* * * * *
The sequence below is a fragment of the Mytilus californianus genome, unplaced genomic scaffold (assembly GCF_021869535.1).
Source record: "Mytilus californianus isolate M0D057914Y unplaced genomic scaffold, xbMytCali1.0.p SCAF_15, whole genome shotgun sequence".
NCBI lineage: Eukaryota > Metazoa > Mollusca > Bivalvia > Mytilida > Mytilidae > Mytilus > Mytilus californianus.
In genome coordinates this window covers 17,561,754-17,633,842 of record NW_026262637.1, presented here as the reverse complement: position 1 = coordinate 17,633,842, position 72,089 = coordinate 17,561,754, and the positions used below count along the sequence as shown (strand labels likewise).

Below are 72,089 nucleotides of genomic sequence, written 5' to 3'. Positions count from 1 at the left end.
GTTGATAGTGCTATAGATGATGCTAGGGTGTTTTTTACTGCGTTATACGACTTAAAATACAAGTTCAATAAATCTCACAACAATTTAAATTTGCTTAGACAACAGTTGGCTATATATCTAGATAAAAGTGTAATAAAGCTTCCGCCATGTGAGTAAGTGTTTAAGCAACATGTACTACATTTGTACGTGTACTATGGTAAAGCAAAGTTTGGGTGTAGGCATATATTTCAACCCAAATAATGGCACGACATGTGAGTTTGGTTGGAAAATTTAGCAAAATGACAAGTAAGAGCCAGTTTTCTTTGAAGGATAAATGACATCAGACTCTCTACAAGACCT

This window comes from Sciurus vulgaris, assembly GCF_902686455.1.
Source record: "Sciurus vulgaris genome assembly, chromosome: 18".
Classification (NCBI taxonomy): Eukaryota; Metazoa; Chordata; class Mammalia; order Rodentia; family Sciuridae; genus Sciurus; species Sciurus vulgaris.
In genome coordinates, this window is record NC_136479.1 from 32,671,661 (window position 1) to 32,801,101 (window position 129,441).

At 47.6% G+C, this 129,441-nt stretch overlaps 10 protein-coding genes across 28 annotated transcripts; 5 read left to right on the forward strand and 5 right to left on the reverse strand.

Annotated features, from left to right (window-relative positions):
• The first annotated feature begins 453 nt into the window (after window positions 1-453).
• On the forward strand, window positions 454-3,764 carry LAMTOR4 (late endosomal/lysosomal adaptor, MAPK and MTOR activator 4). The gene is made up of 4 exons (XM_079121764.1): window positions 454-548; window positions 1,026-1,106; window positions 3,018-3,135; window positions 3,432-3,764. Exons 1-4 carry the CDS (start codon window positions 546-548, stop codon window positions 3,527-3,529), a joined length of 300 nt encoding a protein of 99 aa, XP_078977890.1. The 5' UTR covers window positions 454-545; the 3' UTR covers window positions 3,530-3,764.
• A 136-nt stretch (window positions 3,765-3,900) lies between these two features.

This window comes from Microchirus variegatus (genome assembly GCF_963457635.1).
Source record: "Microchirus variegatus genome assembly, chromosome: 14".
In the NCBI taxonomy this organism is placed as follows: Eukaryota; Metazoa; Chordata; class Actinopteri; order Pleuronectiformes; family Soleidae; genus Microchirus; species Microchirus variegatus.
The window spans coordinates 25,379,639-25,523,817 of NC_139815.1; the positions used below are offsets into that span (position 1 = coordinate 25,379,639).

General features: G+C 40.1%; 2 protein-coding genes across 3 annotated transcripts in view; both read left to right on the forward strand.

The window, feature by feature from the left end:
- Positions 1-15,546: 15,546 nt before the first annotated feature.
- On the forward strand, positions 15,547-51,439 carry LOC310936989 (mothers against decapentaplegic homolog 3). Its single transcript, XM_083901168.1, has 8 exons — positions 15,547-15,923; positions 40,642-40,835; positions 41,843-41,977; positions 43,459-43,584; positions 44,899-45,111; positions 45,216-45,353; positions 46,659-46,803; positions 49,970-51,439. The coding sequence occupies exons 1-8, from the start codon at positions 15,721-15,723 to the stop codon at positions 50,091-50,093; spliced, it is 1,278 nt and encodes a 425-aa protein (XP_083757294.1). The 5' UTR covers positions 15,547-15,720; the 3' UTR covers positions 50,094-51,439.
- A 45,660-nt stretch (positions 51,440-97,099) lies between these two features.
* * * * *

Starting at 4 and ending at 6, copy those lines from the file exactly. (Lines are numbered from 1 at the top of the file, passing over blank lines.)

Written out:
In genome coordinates this window covers 17,561,754-17,633,842 of record NW_026262637.1, presented here as the reverse complement: position 1 = coordinate 17,633,842, position 72,089 = coordinate 17,561,754, and the positions used below count along the sequence as shown (strand labels likewise).

Below are 72,089 nucleotides of genomic sequence, written 5' to 3'. Positions count from 1 at the left end.
GTTGATAGTGCTATAGATGATGCTAGGGTGTTTTTTACTGCGTTATACGACTTAAAATACAAGTTCAATAAATCTCACAACAATTTAAATTTGCTTAGACAACAGTTGGCTATATATCTAGATAAAAGTGTAATAAAGCTTCCGCCATGTGAGTAAGTGTTTAAGCAACATGTACTACATTTGTACGTGTACTATGGTAAAGCAAAGTTTGGGTGTAGGCATATATTTCAACCCAAATAATGGCACGACATGTGAGTTTGGTTGGAAAATTTAGCAAAATGACAAGTAAGAGCCAGTTTTCTTTGAAGGATAAATGACATCAGACTCTCTACAAGACCT